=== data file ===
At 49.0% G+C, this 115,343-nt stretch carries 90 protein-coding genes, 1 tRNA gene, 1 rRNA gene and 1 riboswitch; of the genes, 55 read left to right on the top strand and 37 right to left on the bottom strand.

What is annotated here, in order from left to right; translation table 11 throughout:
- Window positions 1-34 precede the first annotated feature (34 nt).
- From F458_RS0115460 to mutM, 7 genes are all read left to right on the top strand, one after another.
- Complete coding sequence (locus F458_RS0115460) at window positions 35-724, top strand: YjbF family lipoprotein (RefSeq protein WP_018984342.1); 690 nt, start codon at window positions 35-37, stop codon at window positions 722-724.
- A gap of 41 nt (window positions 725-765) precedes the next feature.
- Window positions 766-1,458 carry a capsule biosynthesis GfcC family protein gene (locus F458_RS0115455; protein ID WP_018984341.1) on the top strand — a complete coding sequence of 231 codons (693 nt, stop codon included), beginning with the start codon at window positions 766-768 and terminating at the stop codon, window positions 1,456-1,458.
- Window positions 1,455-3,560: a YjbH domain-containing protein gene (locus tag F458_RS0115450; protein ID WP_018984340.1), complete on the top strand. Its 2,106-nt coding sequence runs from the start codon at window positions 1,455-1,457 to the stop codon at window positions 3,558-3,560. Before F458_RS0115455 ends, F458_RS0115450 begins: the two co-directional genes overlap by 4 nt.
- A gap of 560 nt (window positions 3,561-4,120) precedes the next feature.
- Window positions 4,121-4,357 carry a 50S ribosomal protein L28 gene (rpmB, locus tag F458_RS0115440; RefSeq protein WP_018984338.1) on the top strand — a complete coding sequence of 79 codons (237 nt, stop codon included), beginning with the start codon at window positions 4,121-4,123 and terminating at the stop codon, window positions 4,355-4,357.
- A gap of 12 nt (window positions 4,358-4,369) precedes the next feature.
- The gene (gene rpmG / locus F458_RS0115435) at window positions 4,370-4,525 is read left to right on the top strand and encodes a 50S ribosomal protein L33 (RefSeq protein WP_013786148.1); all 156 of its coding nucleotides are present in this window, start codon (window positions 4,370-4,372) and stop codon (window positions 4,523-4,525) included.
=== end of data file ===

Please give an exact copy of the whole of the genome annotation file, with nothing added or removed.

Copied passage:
At 49.0% G+C, this 115,343-nt stretch carries 90 protein-coding genes, 1 tRNA gene, 1 rRNA gene and 1 riboswitch; of the genes, 55 read left to right on the top strand and 37 right to left on the bottom strand.

What is annotated here, in order from left to right; translation table 11 throughout:
- Window positions 1-34 precede the first annotated feature (34 nt).
- From F458_RS0115460 to mutM, 7 genes are all read left to right on the top strand, one after another.
- Complete coding sequence (locus F458_RS0115460) at window positions 35-724, top strand: YjbF family lipoprotein (RefSeq protein WP_018984342.1); 690 nt, start codon at window positions 35-37, stop codon at window positions 722-724.
- A gap of 41 nt (window positions 725-765) precedes the next feature.
- Window positions 766-1,458 carry a capsule biosynthesis GfcC family protein gene (locus F458_RS0115455; protein ID WP_018984341.1) on the top strand — a complete coding sequence of 231 codons (693 nt, stop codon included), beginning with the start codon at window positions 766-768 and terminating at the stop codon, window positions 1,456-1,458.
- Window positions 1,455-3,560: a YjbH domain-containing protein gene (locus tag F458_RS0115450; protein ID WP_018984340.1), complete on the top strand. Its 2,106-nt coding sequence runs from the start codon at window positions 1,455-1,457 to the stop codon at window positions 3,558-3,560. Before F458_RS0115455 ends, F458_RS0115450 begins: the two co-directional genes overlap by 4 nt.
- A gap of 560 nt (window positions 3,561-4,120) precedes the next feature.
- Window positions 4,121-4,357 carry a 50S ribosomal protein L28 gene (rpmB, locus tag F458_RS0115440; RefSeq protein WP_018984338.1) on the top strand — a complete coding sequence of 79 codons (237 nt, stop codon included), beginning with the start codon at window positions 4,121-4,123 and terminating at the stop codon, window positions 4,355-4,357.
- A gap of 12 nt (window positions 4,358-4,369) precedes the next feature.
- The gene (gene rpmG / locus F458_RS0115435) at window positions 4,370-4,525 is read left to right on the top strand and encodes a 50S ribosomal protein L33 (RefSeq protein WP_013786148.1); all 156 of its coding nucleotides are present in this window, start codon (window positions 4,370-4,372) and stop codon (window positions 4,523-4,525) included.